According to Hille (2018), "Today we know that globular clusters are some of the oldest known objects in the universe and that they are relics of the first epochs of galaxy formation" (para. 2).

In-Text Citation When Summarizing or Paraphrasing

The Large Magellanic Cloud is useful for scientists studying star formation (Hille, 2018, para. 1). 

According to Hille (2018), the Large Magellanic Cloud is useful for scientists studying star formation (para. 1). 

How to Cite a Direct Quotation (pp. 170-1)

Numbers in parentheses refer to specific pages in the APA 6th Edition manual.

When you incorporate a direct quotation into a sentence, you must cite the source. Fit quotations within your sentences, enclosed in quotation marks, making sure the sentences are grammatically correct.

Examples:
Gibaldi (2003, p. 109) indicates that, “Quotations are effective in research papers when used selectively.”

Remember that “[q]uotations are effective in research papers when used selectively” (Gibaldi, 2003, p. 109).

In 2003, Gibaldi wrote that, “Quotations are effective in research papers when used selectively” (p. 109).

If a quotation is 40 words or more, omit quotation marks and use a block format in which the quotation is indented about ½ inch (or 5 spaces) from the left margin. Maintain double-spacing within the block quote. Cite the source an parentheses at the end of the block quote, after the final punctuation mark.

Example:
Co-presence does not ensure intimate interaction among all group members. Consider large-scale social gatherings in which hundreds or thousands of people gather in a location to perform a ritual or celebrate an event.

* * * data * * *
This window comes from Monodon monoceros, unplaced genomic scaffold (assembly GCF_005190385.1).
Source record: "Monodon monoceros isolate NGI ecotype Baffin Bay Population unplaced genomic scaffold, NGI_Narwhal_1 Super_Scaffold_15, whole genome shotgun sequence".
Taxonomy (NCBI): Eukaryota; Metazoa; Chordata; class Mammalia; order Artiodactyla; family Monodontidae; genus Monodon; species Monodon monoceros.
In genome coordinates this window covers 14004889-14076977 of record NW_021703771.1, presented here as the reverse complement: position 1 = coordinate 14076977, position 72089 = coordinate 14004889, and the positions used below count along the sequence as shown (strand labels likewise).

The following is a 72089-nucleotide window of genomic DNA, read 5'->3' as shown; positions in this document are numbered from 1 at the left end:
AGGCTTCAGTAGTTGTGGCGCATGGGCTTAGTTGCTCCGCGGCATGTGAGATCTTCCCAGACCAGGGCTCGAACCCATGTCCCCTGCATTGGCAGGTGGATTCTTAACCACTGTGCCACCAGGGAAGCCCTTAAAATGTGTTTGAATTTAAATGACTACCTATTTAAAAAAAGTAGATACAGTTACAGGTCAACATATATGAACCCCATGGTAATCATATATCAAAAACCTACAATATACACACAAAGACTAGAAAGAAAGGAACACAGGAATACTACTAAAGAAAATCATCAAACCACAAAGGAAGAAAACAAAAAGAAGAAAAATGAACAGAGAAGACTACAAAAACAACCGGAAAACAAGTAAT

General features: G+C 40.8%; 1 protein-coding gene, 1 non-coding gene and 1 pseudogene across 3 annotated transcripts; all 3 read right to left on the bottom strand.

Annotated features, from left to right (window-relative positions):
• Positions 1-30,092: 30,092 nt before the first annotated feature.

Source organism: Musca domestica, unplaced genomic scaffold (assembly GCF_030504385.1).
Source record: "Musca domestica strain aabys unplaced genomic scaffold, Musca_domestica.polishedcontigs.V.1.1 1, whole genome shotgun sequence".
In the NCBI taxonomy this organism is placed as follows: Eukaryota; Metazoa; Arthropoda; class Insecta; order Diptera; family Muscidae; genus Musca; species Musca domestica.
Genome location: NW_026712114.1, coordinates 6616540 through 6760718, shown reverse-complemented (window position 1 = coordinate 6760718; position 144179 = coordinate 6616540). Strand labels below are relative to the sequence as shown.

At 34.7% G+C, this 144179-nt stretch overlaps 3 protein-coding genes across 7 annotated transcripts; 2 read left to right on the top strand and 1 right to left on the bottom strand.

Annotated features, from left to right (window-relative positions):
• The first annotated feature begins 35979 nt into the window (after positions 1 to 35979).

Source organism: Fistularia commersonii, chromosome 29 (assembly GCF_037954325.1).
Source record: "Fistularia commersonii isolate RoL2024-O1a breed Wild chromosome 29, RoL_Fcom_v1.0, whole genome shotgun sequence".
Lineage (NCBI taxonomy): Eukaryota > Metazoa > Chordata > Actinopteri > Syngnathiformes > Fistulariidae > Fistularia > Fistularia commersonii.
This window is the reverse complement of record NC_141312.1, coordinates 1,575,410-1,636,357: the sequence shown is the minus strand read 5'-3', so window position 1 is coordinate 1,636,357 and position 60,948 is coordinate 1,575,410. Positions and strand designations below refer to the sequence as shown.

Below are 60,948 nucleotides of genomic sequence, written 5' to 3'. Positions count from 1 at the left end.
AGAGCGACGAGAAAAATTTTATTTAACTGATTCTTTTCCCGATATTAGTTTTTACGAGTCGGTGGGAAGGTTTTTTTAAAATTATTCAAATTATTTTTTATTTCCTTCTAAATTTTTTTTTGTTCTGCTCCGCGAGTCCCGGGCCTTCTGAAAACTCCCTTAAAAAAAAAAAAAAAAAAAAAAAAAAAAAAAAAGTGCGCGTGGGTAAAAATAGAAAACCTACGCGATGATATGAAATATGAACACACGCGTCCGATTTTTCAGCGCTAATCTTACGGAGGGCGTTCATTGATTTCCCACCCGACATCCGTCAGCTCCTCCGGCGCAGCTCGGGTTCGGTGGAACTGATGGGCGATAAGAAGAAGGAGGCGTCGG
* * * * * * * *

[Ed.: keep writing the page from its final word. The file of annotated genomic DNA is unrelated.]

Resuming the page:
In these instances, participants are able to see the visible manifestation of the group, the physical gathering, yet their ability to make direct, intimate connections with those around them is limited by the sheer magnitude of the assembly. (Purcell, 1997, pp.111-112)

How to Cite When Altering a Direct Quotation (pp. 172-3)

Numbers in parentheses refer to specific pages in the APA 6th Edition manual.

When you need to leave out part of a quotation to make it fit grammatically or because it contains irrelevant/unnecessary information, insert ellipses.
 
If you must add or slightly change words within a quotation for reasons of grammar or clarity, indicate the change with square brackets.

How to Paraphrase (pp. 170-4)

Numbers in parentheses refer to specific pages in the APA 6th Edition manual.

Even if you put information in your own words by summarizing or paraphrasing, you must cite the original author and the date of publication. You are also encouraged to provide a page or paragraph number (check with your instructor to see if page numbers are required).

Example:

Within the research paper, quotations will have more impact when used judiciously (Gibaldi, 2003, p. 109).

How to Cite More than One Author (pp. 175-7)

Numbers in parentheses refer to specific pages in the APA 6th Edition manual.

When a work has 2 authors, cite both names every time the reference occurs.

When a work has 3-5 authors, cite all the names the first time the reference occurs; in subsequent citations, use the surname of the first author followed by et al.

When a work has 6 or more authors, use the surname of the first author followed by et al. every time the reference occurs in the text.

Tip: There is a helpful chart on how to cite references with different numbers of authors on page 177 of the APA Manual.

How to Cite Information When You Have Not Seen the Original Source (Secondary Sources) (p.178)

Numbers in parentheses refer to specific pages in the APA 6th Edition manual.

Sometimes an author writes about research that someone else has done, but you are unable to track down the original research report. In this case, because you did not read the original report, you will include only the source you did consult in your References. The words “as cited in” in the parenthetical reference indicate you have not read the original research.

Example:
Fong’s 1987 study (as cited in Bertram, 1996) found that older students’ memory can be as good as that of young people, but this depends on how memory is tested. [Do not include Fong (1987) in your References; do include Bertram (1996).]